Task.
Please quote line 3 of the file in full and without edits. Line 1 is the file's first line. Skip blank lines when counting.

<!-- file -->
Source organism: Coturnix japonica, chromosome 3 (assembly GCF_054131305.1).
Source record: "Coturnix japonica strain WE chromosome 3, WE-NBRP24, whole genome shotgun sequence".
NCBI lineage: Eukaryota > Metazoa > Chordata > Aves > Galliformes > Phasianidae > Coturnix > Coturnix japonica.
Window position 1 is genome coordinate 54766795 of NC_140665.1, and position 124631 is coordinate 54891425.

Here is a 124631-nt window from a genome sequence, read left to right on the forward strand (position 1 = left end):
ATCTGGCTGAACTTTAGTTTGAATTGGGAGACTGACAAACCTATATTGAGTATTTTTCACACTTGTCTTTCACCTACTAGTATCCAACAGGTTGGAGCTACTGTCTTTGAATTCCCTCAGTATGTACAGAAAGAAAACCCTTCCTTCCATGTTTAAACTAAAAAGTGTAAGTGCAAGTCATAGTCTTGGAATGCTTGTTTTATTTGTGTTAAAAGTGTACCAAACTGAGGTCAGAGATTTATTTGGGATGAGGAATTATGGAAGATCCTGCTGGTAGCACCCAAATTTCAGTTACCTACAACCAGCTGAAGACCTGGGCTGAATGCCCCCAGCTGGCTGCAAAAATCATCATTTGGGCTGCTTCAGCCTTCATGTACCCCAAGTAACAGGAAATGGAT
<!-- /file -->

NCBI lineage: Eukaryota > Metazoa > Chordata > Aves > Galliformes > Phasianidae > Coturnix > Coturnix japonica.